Myers Speaks of Importance of Focused National Power
By Jim Garamone
American Forces Press Service
WASHINGTON, Nov. 15, 2001 Focusing national power is different following the terrorist attacks of Sept. 11, said Air Force Gen. Richard B. Myers, chairman of the Joint Chiefs of Staff.
In the past, people viewed the military, diplomatic, law enforcement and financial arms of the government as separate entities, he said at the Fletcher Conference here. The conference is jointly sponsored by the Institute for Foreign Policy Analysis and the Army. The theme this year is "National Security for a New Era."
The U.S. military's experience so far in the war on terrorism shows what focusing the power of America can mean, Myers said. "Terrorism is a direct threat to freedom around the world," he noted. "All instruments of national power are now engaged in a just and relentless campaign we've named Enduring Freedom."
The national objectives in the war in Central Asia are to deny Al Qaeda the use of Afghanistan and to make clear to the Taliban and others that there is a price to pay for harboring and supporting terrorists. The United States seeks to destroy the military forces of the Al Qaeda and Taliban and, finally, it seeks to provide humanitarian assistance to the Afghan people.
"This is a new kind of war," Myers said. "The military may not be decisive." Bankers, diplomats, intelligence operatives, law enforcement officials and customs officials have important roles to play in this war. "Even the IRS is involved. Thankfully, they are on our side."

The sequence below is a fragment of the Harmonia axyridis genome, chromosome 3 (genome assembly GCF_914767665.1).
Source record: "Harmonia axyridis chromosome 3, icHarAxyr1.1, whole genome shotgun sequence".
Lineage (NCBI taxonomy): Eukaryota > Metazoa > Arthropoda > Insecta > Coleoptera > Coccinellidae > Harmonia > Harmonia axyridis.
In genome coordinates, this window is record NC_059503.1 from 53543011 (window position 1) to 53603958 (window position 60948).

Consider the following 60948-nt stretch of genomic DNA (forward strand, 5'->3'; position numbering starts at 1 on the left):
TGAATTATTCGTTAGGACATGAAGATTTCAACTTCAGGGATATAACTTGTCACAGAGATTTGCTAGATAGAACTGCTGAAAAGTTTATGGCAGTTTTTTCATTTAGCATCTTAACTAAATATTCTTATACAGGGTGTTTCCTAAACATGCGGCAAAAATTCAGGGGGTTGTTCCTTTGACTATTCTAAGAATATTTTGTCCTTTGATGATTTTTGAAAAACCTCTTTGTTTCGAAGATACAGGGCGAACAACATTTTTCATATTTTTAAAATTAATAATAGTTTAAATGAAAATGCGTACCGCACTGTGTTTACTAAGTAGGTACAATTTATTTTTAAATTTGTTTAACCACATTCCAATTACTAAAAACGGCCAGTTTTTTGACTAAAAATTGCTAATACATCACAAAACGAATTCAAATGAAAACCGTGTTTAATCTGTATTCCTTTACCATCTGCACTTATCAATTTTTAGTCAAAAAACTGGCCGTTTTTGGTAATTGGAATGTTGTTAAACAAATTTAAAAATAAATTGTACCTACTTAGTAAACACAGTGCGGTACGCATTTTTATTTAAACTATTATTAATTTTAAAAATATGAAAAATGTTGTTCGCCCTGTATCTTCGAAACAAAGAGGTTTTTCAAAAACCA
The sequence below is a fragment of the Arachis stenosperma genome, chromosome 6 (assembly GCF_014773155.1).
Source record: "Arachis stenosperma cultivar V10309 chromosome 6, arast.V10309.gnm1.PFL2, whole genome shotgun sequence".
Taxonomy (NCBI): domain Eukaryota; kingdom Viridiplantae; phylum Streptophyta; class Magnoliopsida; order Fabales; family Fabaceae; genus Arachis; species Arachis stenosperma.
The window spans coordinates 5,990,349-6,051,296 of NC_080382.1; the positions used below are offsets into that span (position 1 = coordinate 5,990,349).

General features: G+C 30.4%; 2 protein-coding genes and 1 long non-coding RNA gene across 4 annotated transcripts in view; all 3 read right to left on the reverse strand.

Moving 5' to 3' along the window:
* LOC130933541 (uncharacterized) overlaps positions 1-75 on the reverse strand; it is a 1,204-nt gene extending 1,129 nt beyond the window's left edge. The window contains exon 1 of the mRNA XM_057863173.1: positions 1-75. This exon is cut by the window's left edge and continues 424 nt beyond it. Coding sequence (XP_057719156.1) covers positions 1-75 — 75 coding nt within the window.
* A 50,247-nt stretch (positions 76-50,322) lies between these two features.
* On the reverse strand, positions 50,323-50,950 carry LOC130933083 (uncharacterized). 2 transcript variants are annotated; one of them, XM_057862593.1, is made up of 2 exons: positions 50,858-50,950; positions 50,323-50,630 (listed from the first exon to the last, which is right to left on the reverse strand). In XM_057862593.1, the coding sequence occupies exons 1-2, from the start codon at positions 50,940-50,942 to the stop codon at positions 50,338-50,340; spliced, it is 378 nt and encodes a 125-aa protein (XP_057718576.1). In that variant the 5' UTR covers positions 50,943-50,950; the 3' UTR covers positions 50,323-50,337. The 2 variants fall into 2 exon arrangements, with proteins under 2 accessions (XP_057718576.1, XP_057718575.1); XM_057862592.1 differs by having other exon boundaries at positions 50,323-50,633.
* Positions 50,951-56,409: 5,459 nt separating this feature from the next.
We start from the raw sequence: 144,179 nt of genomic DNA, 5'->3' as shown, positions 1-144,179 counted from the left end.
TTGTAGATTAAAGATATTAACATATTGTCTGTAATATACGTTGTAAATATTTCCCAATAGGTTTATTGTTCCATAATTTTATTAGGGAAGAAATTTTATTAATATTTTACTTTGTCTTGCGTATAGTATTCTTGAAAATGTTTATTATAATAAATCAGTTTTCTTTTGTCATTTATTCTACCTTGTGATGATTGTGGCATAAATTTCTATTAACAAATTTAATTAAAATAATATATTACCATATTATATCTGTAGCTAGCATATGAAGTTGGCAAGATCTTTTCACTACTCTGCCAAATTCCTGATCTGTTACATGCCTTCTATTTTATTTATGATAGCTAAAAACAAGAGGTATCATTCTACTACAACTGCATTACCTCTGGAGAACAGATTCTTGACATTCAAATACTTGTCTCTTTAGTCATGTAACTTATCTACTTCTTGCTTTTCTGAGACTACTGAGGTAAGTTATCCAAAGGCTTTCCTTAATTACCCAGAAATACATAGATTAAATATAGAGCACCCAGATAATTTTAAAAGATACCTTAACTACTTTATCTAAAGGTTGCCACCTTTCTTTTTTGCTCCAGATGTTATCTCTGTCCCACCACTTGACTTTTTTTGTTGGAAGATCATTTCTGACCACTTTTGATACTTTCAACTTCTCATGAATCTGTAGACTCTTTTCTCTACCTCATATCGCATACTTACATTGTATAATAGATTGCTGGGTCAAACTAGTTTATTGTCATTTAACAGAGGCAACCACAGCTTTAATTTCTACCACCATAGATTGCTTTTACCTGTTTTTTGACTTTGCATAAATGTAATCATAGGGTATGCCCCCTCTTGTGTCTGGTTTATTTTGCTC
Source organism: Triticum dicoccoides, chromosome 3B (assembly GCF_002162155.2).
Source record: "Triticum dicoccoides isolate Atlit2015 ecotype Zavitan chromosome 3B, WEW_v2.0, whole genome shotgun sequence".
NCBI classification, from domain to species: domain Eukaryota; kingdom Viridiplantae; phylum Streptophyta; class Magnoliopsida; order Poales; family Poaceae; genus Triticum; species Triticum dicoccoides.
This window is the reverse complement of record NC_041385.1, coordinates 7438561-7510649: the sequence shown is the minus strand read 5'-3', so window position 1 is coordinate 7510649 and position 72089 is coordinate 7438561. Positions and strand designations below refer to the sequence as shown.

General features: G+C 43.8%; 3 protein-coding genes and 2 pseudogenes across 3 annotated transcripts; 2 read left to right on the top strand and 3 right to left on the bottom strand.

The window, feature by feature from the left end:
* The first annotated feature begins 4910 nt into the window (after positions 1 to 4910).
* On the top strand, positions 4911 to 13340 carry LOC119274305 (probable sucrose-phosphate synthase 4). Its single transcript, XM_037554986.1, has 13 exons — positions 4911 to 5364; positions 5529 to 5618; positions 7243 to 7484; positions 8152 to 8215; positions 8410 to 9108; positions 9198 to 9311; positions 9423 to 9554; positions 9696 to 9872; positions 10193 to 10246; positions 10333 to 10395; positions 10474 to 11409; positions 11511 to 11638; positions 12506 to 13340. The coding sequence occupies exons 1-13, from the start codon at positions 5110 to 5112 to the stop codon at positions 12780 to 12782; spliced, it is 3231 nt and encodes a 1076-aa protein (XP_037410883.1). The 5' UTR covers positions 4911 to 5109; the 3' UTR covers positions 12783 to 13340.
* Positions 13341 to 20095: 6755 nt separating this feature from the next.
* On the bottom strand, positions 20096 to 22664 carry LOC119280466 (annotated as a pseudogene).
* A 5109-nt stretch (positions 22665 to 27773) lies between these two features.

He likened the war against global terrorism to taking down an organized crime syndicate. "You want to hit them where it hurts," Myers said. National power is focused on going after terrorist finances and logistics. Agencies seek to interrupt terrorist information flows and their ability to train and recruit new personnel. U.S. undercover agents infiltrate to gather intelligence, and other elements of power go after known bases of operations.
Fighting the war, therefore, can mean "green-eye shade types" going after money or Generation Y kids surfing the Internet, he said.
Myers said the coordination between these diverse agencies is crucial to victory. The United States has learned to focus these elements via an interagency process.
"I've been involved in interagency debates and operations and the process, and I would say that so far the interagency coordination and cooperation has been remarkable," he said. "In fact, I've never seen the different agencies of our government work so well together."
He said he had an object lesson on how that worked in the Pentagon. He said he walked through the Joint Staff Crisis Action Team area and spied a gentleman in a suit. "He was introduced as the FBI representative to the team," Myers said. "That's a pretty good optic of what we're talking about here."
He said the military must push this type of cooperation to the theaters. The military has always had good liaison with the intelligence agencies, he continued, but in the future military commanders will need better liaison with Treasury, the FBI, the State Department and others.
One aspect of current Afghanistan operations where this process didn't work particularly well was in the information operations campaign. "It took too much time to put together the team," Myers said. "We missed the opportunity to send the right message, sometimes we sent mixed signals, and we missed opportunities as well."
Information operations range from psychological operations to public affairs. "It's a complicated and demanding business," he said. It is clear, he said, that the information operations campaign must be front-loaded -- that is, in place beforehand.
"It can't be done by a pick-up team," he said. "It takes too long to get everybody up to speed and figure out who's working for whom."